Farmers watch weather as crops go into home stretch

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Farmers in the Red River Valley will keep a close eye on the weather, the critical factor that will determine whether they will have a profitable year.

Forum Communications reports that the wet spring forced a late planting in the region. Now farmers say that dry conditions and lower-than-normal temperatures aren’t allowing crops to mature, instead putting them in a holding pattern. Farmers worry if there will be enough time for corn and soybeans to reach maturity before the first hard freeze.

There is time for conditions to turn around, but if it doesn't happen soon, quality and yields will suffer.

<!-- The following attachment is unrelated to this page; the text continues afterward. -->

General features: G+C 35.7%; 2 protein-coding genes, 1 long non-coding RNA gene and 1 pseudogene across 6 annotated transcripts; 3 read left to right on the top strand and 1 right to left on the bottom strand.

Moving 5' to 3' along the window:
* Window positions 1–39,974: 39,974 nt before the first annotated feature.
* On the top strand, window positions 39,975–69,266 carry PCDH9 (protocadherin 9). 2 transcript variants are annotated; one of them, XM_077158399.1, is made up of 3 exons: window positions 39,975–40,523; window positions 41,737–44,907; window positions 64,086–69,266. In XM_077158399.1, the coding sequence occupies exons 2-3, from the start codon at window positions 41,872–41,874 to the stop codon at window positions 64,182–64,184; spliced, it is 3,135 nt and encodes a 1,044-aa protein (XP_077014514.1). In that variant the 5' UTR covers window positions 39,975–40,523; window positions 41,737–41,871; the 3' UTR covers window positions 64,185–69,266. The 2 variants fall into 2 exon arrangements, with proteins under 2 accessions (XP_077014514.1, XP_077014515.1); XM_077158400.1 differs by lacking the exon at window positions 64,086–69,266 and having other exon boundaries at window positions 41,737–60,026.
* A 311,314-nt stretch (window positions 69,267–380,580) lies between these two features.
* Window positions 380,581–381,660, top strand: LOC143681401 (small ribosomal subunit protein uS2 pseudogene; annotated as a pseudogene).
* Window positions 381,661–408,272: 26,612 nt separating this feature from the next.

Meanwhile, KMSP reported on farmers in Dakota County who saws their crops damaged in last week's hail storm. At the 800 acre Stoffel farm near Hastings, bruised apples, dented watermelons, stripped soybeans, and wrecked rhubarb will take a toll on the family finances. Farmer Wally Stoffel estimates he will get half a crop this season--if he's lucky.

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